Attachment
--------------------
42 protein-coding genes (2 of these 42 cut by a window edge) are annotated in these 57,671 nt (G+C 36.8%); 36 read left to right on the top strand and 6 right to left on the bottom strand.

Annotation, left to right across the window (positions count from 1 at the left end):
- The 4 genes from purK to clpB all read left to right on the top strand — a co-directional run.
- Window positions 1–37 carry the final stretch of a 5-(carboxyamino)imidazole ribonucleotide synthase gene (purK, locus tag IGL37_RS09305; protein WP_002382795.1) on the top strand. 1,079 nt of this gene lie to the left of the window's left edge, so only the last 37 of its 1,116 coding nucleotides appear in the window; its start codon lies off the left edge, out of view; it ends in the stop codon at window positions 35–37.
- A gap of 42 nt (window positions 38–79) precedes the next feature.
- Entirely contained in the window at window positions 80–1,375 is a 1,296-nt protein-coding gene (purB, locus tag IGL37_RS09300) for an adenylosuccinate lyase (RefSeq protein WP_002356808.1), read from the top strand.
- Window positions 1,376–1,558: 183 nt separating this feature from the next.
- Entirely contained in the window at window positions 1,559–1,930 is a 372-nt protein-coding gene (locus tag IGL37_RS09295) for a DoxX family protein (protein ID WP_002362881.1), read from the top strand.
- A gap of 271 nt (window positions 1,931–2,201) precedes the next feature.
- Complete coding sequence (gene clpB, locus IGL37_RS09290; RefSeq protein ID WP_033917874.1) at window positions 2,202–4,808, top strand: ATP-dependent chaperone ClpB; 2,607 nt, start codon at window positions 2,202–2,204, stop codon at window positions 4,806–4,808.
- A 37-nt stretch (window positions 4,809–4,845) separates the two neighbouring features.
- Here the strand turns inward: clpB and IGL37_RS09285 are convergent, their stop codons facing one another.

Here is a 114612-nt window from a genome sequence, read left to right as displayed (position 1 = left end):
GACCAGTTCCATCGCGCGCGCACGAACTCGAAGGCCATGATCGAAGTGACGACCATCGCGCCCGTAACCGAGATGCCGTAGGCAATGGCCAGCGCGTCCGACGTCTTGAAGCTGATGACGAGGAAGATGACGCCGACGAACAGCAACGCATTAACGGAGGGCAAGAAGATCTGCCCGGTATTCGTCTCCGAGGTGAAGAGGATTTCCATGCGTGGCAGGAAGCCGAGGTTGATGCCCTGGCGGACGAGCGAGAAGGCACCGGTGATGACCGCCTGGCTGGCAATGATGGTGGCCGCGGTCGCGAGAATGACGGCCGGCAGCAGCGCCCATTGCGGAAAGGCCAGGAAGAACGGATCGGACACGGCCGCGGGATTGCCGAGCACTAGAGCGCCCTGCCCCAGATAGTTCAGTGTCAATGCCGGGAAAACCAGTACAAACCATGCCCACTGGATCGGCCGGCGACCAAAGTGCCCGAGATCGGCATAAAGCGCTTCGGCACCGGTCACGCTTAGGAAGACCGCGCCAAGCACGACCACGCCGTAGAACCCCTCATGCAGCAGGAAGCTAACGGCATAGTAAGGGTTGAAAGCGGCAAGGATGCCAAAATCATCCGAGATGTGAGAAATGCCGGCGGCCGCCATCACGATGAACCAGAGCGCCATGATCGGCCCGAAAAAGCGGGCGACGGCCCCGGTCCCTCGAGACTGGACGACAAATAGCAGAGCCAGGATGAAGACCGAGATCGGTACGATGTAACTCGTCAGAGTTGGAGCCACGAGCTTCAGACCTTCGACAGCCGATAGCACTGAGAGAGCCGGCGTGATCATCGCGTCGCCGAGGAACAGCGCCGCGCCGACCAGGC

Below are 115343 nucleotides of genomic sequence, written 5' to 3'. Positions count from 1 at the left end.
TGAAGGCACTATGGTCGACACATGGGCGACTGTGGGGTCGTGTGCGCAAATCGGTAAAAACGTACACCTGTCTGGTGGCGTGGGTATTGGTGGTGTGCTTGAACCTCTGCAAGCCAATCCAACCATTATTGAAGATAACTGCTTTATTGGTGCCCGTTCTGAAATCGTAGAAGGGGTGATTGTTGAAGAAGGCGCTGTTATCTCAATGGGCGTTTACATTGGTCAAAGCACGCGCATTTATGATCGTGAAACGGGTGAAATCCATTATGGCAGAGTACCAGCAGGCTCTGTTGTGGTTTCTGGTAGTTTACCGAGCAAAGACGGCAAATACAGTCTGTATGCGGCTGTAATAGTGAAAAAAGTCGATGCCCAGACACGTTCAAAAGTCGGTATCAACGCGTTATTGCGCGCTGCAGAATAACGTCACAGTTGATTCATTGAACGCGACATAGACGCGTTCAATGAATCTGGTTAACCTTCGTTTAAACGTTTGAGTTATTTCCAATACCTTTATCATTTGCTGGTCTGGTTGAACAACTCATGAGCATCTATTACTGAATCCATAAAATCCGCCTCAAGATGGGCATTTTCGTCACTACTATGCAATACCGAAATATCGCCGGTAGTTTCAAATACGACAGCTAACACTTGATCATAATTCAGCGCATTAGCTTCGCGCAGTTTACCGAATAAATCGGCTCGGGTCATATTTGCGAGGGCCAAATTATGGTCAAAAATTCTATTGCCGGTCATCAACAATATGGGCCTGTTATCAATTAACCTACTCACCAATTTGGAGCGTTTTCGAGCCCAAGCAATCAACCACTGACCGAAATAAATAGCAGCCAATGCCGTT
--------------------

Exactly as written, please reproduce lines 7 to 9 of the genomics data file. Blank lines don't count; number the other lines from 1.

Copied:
- Window positions 1,376–1,558: 183 nt separating this feature from the next.
- Entirely contained in the window at window positions 1,559–1,930 is a 372-nt protein-coding gene (locus tag IGL37_RS09295) for a DoxX family protein (protein ID WP_002362881.1), read from the top strand.
- A gap of 271 nt (window positions 1,931–2,201) precedes the next feature.